AMBROSE, ROBERT STEELE, farmer, organist, choirmaster, teacher, and composer; b. 7 March 1824 in Chelmsford, England, son of Charles Ambrose, an organist, teacher, and composer, and Sophia Stoneham; m. 28 July 1863 Elizabeth (Lily) Boyle, and they had five sons, including the noted musician Paul Ambrose*, and two daughters; d. 31 March 1908 in Hamilton, Ont.
Robert Ambrose grew up in Chelmsford and attended the parish church of St Mary the Virgin, where his father was organist. He received his early musical training from his father and probably sang in St Mary’s choir. With his parents, five brothers, and one sister, he emigrated to Upper Canada in 1837. Charles Ambrose purchased Farm Hill, near Guelph, with the intention of becoming a farmer but, lacking the necessary training and experience, he found the task too much of a challenge. He moved to Hamilton in 1845 to become organist of Christ’s Church, leaving Robert alone to run Farm Hill. The same year Robert became organist at St George’s Church in Guelph and began giving piano lessons to several local pupils. In letters to his father, he made it clear that he did not like farming and complained that the ploughing was damaging his hands and interfering with his musical activities.
Robert left the farm in October 1847 and moved to Kingston to join his brother Charles in teaching music. Charles left Kingston the following March, and Robert took over his students. To make a living as a music teacher and church organist was a struggle in mid-19th-century Canada. Robert’s father, who continually worried about having enough money to support his family, wrote from Hamilton early in 1851 advising his son: “You had better dig your own grave than marry a woman without money and still teach music.” However, Robert much preferred music to farming and continued to expand his teaching in Kingston. He appears to have served the musical needs of the community in other ways as well: the city directory for 1857–58 lists him as a “pianoforte tuner” and as organist of St George’s Church. In March 1862 he led the choral service at the consecration of John Travers Lewis as first Anglican bishop of the diocese.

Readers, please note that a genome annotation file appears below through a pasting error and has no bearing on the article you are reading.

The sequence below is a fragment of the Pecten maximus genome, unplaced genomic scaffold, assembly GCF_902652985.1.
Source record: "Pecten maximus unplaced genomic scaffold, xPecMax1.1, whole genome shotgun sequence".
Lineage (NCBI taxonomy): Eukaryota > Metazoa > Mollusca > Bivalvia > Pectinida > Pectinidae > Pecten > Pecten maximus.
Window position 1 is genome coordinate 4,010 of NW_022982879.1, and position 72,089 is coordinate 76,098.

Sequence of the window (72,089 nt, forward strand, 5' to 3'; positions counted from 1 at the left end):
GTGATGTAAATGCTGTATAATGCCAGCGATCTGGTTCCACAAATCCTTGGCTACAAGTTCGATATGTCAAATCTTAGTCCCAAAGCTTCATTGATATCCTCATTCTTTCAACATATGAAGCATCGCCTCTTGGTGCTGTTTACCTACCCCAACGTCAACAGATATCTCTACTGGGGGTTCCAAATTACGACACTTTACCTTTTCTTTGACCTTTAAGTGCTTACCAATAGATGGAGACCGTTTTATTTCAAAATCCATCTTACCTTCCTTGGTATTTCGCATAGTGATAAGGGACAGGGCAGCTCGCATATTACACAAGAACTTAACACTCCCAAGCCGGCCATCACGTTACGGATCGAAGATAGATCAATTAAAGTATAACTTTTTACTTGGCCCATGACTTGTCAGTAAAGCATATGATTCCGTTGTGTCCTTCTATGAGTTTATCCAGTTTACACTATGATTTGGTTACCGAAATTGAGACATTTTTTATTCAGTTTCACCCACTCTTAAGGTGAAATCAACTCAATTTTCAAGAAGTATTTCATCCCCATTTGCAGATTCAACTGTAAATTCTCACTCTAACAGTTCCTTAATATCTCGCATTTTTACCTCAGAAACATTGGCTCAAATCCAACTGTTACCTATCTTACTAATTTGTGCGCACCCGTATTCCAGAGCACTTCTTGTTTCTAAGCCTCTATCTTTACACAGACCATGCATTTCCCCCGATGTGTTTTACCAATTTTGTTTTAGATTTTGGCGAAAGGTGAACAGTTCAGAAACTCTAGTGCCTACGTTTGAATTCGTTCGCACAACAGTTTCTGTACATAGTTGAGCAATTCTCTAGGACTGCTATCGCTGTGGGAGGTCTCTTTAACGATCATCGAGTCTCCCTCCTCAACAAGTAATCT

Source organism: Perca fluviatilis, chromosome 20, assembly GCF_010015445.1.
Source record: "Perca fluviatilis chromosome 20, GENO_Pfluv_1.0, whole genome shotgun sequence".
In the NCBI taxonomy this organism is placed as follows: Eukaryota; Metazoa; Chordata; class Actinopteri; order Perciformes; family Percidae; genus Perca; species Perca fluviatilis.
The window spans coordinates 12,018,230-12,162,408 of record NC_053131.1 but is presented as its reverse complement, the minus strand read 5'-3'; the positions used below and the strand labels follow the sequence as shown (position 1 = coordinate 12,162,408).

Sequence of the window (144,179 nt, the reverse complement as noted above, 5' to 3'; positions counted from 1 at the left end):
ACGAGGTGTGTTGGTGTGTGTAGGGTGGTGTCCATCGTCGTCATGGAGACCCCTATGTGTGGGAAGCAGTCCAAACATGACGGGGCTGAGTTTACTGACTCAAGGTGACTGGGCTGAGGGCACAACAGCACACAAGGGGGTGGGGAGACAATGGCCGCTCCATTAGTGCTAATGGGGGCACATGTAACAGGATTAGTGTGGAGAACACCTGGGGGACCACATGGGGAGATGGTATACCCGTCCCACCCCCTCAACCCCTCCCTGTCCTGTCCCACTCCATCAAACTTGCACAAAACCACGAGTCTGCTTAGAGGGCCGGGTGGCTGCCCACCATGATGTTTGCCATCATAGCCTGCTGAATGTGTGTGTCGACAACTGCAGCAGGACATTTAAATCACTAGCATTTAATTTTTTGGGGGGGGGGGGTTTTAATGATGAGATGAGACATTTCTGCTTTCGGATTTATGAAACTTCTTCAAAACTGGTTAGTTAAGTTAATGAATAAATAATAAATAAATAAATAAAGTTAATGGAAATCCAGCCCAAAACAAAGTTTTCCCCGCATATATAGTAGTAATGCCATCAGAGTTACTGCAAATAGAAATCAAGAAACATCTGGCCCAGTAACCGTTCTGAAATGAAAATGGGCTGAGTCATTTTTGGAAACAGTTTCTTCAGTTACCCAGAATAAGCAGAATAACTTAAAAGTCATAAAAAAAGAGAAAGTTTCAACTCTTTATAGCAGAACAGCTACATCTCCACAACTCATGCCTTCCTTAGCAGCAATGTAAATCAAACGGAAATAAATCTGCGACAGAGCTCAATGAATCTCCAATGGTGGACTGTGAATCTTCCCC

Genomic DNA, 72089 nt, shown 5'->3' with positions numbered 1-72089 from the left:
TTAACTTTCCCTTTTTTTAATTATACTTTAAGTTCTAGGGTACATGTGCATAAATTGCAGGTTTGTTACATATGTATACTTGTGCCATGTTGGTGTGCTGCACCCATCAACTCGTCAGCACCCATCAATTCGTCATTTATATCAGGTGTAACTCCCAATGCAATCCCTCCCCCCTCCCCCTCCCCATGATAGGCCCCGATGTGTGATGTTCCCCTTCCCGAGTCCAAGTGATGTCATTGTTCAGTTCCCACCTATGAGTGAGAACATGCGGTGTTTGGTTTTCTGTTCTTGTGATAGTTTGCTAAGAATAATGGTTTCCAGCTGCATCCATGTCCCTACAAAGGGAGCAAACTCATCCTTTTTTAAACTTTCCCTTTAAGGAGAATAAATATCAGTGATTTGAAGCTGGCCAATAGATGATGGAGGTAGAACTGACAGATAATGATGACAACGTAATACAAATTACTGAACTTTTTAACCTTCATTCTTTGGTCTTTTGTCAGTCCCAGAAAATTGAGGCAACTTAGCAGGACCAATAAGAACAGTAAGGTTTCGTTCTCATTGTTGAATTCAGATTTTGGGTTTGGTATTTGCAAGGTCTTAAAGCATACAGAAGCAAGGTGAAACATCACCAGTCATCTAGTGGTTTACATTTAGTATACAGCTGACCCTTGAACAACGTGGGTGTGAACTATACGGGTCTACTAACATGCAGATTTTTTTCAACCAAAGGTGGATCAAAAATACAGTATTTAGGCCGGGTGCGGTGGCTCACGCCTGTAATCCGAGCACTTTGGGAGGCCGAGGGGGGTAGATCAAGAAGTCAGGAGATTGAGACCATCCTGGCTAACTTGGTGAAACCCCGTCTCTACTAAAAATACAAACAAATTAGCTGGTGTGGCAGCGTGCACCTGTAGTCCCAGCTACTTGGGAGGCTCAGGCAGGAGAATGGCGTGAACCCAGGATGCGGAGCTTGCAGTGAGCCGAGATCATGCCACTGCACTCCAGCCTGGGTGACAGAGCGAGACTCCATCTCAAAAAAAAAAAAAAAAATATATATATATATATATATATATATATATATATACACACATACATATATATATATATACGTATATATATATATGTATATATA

In 1863 Ambrose moved to Hamilton to become organist and choir director of the Church of the Ascension, a position he would hold for 20 years. A year later he was appointed musical director of the Wesleyan Female College (later known as the Wesleyan Ladies College and then the Hamilton Ladies College). During the 25 years he was at the college, hundreds of students sang in his choirs and studied privately with him.
Ambrose was also a prolific composer. He is credited with more than 100 musical works, including approximately 80 songs, 14 part-songs, various anthems, and 25 instrumental works. He achieved North American prominence with “One sweetly solemn thought,” a setting of Phoebe Cary’s poem “Nearer home.” Published in 1876 by Samuel and Albert Nordheimer, it was one of the most popular songs written by a Canadian in the 19th century. It would be recorded in various arrangements for voice, harp, organ, trombone, and piano by artists in Canada and abroad, including singers Ernestine Schumann-Heink, Alma Gluck, and Louise Homer. Among his other published works are the songs “Under the snow (not lost but gone before)” (1878) with lyrics by Alexander Hamilton Wingfield* and “Abide with me” (1882), and the choral piece “May God preserve thee, Canada” (1886). Ambrose’s ability to write attractive musical settings of texts with uncomplicated accompaniments accounts for the popularity of his compositions. In recognition of his contribution to musical life, in 1891 he was elected president of the Canadian Society of Musicians.
Two of Robert Steele Ambrose’s songs, “One sweetly solemn thought” and “Under the snow,” are reproduced in The Canadian musical heritage, ed. Elaine Keillor et al. (11v. in 14 to date, Ottawa, 1983– ), vol.3: Songs I to English texts, ed. F. A. Hall (1985): 110–12 and 175–77, respectively.
HPL, Arch. files, Ambrose coll.; Wesleyan Ladies College; Scrapbooks, Victorian Hamilton. Daily Times (Hamilton, Ont.), 1 April 1908. Globe and Mail, 2 June 1941: 27. Hamilton Herald, 1 April 1908. Hamilton Spectator, 17 June 1879, 22 June 1887, 24 Aug. 1889. E. S. Ambrose, Of seven .sons, 1837–1923 (typescript, Hamilton, 1942; photocopy at HPL). The consecration of the Right Reverend John Travers Lewis, LL.D., first lord bishop of the diocese of Ontario (Kingston, 1862; copy at ACC, Diocese of Ontario, Kingston). DHB. Directory, Kingston, 1857–58. Encyclopedia of music in Canada (Kallmann et al.). Mary Harrington Farmer, The Church of the Ascension, Hamilton: a short history, 1850–1950 (Hamilton, 1950). Helmut Kallmann, A history of music in Canada, 1534–1914 (Toronto and London, 1960). T. J. McGee, The music of Canada (New York and London, 1985). E. B. Moogk, Roll back the years: history of Canadian recorded sound and its legacy, genesis to 1930 (Ottawa, 1975).
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